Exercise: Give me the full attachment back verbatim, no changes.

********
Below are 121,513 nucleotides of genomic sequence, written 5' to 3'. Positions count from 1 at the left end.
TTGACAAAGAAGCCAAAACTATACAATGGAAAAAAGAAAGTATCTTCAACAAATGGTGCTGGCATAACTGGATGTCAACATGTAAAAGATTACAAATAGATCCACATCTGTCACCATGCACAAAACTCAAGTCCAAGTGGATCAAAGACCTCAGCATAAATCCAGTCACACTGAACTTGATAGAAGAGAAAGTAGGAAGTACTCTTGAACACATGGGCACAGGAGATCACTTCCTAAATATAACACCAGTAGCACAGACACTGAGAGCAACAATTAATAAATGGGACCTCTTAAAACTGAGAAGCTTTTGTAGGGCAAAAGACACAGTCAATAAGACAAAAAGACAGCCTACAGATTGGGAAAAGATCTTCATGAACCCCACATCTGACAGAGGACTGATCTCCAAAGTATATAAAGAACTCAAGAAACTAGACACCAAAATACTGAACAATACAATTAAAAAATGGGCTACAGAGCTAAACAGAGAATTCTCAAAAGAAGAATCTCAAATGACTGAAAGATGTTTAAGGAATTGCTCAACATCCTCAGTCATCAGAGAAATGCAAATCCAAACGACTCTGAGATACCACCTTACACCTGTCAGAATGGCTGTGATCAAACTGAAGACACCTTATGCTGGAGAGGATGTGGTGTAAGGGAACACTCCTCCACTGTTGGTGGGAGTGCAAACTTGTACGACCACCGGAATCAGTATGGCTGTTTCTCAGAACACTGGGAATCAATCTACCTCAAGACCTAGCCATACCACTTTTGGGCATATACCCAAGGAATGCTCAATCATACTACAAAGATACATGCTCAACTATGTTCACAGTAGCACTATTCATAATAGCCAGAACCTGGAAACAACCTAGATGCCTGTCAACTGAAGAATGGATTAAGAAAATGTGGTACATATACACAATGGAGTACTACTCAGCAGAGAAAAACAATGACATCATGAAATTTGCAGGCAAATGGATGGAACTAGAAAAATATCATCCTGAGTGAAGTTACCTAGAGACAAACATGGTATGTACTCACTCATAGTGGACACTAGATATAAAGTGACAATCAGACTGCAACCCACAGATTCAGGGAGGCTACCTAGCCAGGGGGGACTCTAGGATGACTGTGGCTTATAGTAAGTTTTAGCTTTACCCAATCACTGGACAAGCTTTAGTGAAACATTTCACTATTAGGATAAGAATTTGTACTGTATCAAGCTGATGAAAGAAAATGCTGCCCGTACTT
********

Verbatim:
Below are 121,513 nucleotides of genomic sequence, written 5' to 3'. Positions count from 1 at the left end.
TTGACAAAGAAGCCAAAACTATACAATGGAAAAAAGAAAGTATCTTCAACAAATGGTGCTGGCATAACTGGATGTCAACATGTAAAAGATTACAAATAGATCCACATCTGTCACCATGCACAAAACTCAAGTCCAAGTGGATCAAAGACCTCAGCATAAATCCAGTCACACTGAACTTGATAGAAGAGAAAGTAGGAAGTACTCTTGAACACATGGGCACAGGAGATCACTTCCTAAATATAACACCAGTAGCACAGACACTGAGAGCAACAATTAATAAATGGGACCTCTTAAAACTGAGAAGCTTTTGTAGGGCAAAAGACACAGTCAATAAGACAAAAAGACAGCCTACAGATTGGGAAAAGATCTTCATGAACCCCACATCTGACAGAGGACTGATCTCCAAAGTATATAAAGAACTCAAGAAACTAGACACCAAAATACTGAACAATACAATTAAAAAATGGGCTACAGAGCTAAACAGAGAATTCTCAAAAGAAGAATCTCAAATGACTGAAAGATGTTTAAGGAATTGCTCAACATCCTCAGTCATCAGAGAAATGCAAATCCAAACGACTCTGAGATACCACCTTACACCTGTCAGAATGGCTGTGATCAAACTGAAGACACCTTATGCTGGAGAGGATGTGGTGTAAGGGAACACTCCTCCACTGTTGGTGGGAGTGCAAACTTGTACGACCACCGGAATCAGTATGGCTGTTTCTCAGAACACTGGGAATCAATCTACCTCAAGACCTAGCCATACCACTTTTGGGCATATACCCAAGGAATGCTCAATCATACTACAAAGATACATGCTCAACTATGTTCACAGTAGCACTATTCATAATAGCCAGAACCTGGAAACAACCTAGATGCCTGTCAACTGAAGAATGGATTAAGAAAATGTGGTACATATACACAATGGAGTACTACTCAGCAGAGAAAAACAATGACATCATGAAATTTGCAGGCAAATGGATGGAACTAGAAAAATATCATCCTGAGTGAAGTTACCTAGAGACAAACATGGTATGTACTCACTCATAGTGGACACTAGATATAAAGTGACAATCAGACTGCAACCCACAGATTCAGGGAGGCTACCTAGCCAGGGGGGACTCTAGGATGACTGTGGCTTATAGTAAGTTTTAGCTTTACCCAATCACTGGACAAGCTTTAGTGAAACATTTCACTATTAGGATAAGAATTTGTACTGTATCAAGCTGATGAAAGAAAATGCTGCCCGTACTT